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Unfortunately, the US has some of the lowest food standards in the world. These include washing chicken with chlorine and allowing the use of food dyes and artificial sweeteners, practices that the rest of the world makes illegal. Millennials are wise to this, hence why they’re fully in favor of organic produce.

Single-Use Plastic

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Single-use plastics, whether they are used as cutlery, drinking vessels, bottles, or straws, are seeing a very obvious decline in usage across the world. Their environmental impact is clear, and the effect that plastic in the ocean is having on wildlife has been displayed for all to see.

Chain Coffee

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Chain coffee shops have gone down in the estimations of millennials, who would prefer to spend their money in small, independent establishments. Smaller shops often tend to have reusable cup incentives to save themselves resources, making them better for the environment.

Cow’s Milk

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Veganism, health reasons, and the rise of genuinely tasty alternatives have all contributed to the downfall of cow’s milk in modern society. Nowadays, soy milk, almond milk, and oat milk, to name three options, are all taking the throne from traditional milk products.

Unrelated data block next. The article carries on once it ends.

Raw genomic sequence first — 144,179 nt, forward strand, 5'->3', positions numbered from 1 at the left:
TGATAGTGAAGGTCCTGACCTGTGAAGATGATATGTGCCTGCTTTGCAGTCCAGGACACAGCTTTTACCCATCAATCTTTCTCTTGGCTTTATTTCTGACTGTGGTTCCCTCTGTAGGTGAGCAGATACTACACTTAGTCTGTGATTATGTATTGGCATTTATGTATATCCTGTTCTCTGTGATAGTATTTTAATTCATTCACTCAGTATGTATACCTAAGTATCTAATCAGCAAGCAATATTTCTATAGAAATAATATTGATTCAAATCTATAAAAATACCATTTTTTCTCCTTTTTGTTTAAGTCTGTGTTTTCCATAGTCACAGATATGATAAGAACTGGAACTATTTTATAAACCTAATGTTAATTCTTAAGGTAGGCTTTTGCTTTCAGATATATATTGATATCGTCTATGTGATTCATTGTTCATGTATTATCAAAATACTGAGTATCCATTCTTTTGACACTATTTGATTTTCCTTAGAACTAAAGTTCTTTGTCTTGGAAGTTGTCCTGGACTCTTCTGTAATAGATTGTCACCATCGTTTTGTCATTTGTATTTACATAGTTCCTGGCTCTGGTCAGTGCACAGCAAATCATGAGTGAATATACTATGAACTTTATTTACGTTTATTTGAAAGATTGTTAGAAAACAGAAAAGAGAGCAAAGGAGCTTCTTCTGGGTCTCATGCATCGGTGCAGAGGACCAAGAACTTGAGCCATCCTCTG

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Millennials are understandably refusing to buy cheap, mass-produced souvenirs when visiting cities, opting to bring more personal gifts back home with them. They understand the importance of buying local products from independent sellers, realizing the boost it has to local economies.

Physical Media

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As you may have expected, sales of physical media products like DVDs are at an all-time low, thanks to the emergence, affordability, and convenience of streaming sites. Since the end of the 2010s, CNBC reports that DVD sales have dropped by 86%.

Manual Cars

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Unlike most other nations in the world, the US automobile industry is almost entirely focused on producing automatic vehicles, with most millennials unaware of how to drive manual cars. The BBC cites long, straight American roads as the primary reason for this, as opposed to more compact, bendy European roads.


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Traditional print journalism is on its last legs, with people no longer having an interest in reading yesterday’s news. It also works out cheaper to buy a monthly digital subscription to a news site rather than paying for a newspaper subscription due to paper, ink, and postage costs.

Cable TV

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At one point, it looked as though cable television would forever be the answer to the public’s entertainment needs, knocking radio off its perch. Well, now it is time for cable to get a taste of its own medicine, as it’s rapidly becoming overtaken by streaming services.

Cheap Beer

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Last but not least, with so many independent breweries offering top-quality beer for reasonable prices, albeit slightly more expensive, the end of cheap, mass-produced beer is nigh. No longer will young people have their nights out hamstrung by the horror that is Bud Light.